In recent years, Ankara has launched two military campaigns in northern Syria against the Kurdish YPG units, which the Turkish government says are an extension of the PKK. The PKK has been deemed a terrorist group by Turkey, the US and the EU. Last October, the Turkish parliament authorized anti-Kurdish military operations in neighboring Iraq, where the PKK is headquartered.
The Turkish military is currently engaged in anti-PKK raids across the country as well as in neighboring states, thus countering Kurdish ambitions to create an independent Kurdish state in Turkey, Iraq, Syria and Iran, which could potentially trigger separatist sentiments in eastern Turkey.
Jim Carey, editor at GeoPolitics Alert, told Radio Sputnik's Fault Lines Tuesday that Turkey's preparation to launch an operation in northern Iraq is just another way for Erdogan to consolidate his power in Turkey.
"The PKK is a Kurdish liberation group mostly focused in Turkey where there is anti-Kurdish oppression," Carey told hosts Garland Nixon and Lee Stranahan. "The group is a very convenient scapegoat for Erdogan, he uses the group every election. So, this is no different. The PKK has a connection to the Syrian Kurdish People's Protection Units (YPG) in Syria," Carey explained.
Earlier this week, Ankara and Washington, which supports the YPG as a key component of the Syrian Democratic Forces in the Syrian Civil War, agreed on a schedule to pull out Kurdish units from the Syrian city of Manbij. However, according to Turkish Prime Minister Binali Yildirim, the step, although positive, is not enough. Yildirim has further demanded that the US immediately withdraw weapons it has reportedly supplied to the YPG.
According to Carey, if Ankara's operation in Iraq is like that in Syria, the local Iraqi population may become victims of collateral damage. In addition, many areas in Iraq may eventually become policed by Turkish-trained forces, as has become the case since Turkey's 2016 operation "Euphrates Shield," after which they occupied and began administering many parts of northern Syria.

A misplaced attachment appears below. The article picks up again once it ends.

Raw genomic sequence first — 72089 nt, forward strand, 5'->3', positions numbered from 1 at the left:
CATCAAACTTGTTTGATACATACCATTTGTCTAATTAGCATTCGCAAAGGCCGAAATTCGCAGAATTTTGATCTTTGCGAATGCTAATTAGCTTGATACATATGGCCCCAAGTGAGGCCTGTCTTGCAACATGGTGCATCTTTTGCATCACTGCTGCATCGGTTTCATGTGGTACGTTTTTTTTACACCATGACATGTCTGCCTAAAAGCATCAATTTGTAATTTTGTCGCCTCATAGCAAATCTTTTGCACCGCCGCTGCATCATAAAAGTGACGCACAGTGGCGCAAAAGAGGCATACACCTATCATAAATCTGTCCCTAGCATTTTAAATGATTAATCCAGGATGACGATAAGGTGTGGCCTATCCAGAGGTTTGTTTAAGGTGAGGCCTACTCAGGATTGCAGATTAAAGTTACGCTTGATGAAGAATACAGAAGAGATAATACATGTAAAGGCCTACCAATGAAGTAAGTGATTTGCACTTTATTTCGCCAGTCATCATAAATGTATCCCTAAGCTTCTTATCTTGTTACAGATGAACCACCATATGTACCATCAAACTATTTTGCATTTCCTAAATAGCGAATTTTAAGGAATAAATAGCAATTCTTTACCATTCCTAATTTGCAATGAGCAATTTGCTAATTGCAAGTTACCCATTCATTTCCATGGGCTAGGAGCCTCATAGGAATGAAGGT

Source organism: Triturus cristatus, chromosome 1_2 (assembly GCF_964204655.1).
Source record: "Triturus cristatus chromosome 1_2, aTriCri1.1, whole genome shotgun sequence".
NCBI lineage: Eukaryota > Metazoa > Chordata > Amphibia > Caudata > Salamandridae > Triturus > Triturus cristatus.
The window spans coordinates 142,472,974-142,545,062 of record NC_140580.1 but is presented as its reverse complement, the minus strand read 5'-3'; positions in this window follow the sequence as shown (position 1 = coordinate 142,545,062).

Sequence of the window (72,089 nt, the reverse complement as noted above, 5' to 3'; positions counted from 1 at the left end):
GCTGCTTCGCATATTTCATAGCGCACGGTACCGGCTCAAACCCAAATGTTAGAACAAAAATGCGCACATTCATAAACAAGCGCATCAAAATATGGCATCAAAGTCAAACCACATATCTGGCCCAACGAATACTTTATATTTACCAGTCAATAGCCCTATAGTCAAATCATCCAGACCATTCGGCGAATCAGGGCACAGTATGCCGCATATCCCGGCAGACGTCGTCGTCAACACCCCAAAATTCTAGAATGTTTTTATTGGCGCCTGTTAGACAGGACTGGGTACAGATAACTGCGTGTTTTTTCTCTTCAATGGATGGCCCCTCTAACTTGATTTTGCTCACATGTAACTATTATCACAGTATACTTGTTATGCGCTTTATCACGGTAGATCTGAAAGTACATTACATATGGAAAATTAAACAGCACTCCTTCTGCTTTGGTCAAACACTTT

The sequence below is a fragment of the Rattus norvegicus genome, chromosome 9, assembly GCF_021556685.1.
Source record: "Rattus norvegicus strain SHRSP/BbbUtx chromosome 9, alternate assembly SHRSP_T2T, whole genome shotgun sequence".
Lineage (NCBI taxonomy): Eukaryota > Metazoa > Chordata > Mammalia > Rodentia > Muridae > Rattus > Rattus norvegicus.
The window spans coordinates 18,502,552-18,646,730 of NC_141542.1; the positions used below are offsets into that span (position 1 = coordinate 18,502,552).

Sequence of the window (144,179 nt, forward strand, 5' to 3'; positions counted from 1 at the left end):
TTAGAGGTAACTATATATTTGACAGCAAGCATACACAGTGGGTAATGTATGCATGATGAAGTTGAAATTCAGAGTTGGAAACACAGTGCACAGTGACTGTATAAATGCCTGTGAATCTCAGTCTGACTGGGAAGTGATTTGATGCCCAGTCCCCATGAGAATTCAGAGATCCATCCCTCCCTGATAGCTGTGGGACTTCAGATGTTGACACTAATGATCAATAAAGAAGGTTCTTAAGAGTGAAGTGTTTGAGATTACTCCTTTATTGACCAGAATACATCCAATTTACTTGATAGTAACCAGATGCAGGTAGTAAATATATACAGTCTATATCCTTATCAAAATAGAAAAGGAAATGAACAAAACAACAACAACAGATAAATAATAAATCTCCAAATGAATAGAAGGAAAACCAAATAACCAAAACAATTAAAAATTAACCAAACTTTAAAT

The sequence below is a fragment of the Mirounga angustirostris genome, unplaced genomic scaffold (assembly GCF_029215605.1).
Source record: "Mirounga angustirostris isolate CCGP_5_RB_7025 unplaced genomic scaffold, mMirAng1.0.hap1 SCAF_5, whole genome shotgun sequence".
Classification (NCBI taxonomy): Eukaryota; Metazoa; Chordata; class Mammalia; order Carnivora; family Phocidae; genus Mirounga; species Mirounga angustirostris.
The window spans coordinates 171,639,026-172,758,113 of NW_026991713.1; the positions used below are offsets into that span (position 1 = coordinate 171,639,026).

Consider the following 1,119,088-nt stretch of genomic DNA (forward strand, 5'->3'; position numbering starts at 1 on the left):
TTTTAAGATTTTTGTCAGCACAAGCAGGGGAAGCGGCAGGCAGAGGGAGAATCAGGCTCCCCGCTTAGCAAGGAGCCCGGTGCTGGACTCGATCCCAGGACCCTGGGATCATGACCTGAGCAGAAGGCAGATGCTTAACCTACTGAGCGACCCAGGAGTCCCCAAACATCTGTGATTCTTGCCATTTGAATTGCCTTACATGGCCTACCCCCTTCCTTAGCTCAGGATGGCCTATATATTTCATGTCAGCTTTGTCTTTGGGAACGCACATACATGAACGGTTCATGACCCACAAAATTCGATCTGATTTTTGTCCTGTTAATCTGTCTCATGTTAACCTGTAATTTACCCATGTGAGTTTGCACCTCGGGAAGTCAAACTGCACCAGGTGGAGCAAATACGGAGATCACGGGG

"There are now Turkish post offices in northern Syria. There are also Turkish universities opening campuses where the Euphrates Shield took place. I wouldn't doubt that a similar Turkish influence will also be coming into northern Iraq," Carey told Sputnik.
Last week, Iraqi Prime Minister Haider al-Abadi expressed his determination to negotiate with Turkey, calling on his northern neighbor to respect Iraqi sovereignty and pointing out that Turkey has had a military presence in northern Iraq for over 30 years.
"We will not accept an assault on Iraqi sovereignty, even if it is a Turkish electoral campaign," he said, referring to the upcoming June 24 elections in eastern Turkey, Sputnik reported last week.
According to Carey, Erdogan is likely increasing operations in Iraq to revive anti-Kurdish sentiments in Turkey in an effort to maintain power.
Turkish forces will target Iraq's Qandil, Sinjar, and Makhmur areas in the event that Iraq's central government in Baghdad cannot eliminate the Kurdish presence, Erdogan said Friday.
"Erdogan is trying to consolidate his power in Turkey. The anti-Kurdish fervor gives him the excuse to knock out some of his rivals, the biggest one being the Kurdish-backed party in Turkey," Carey said.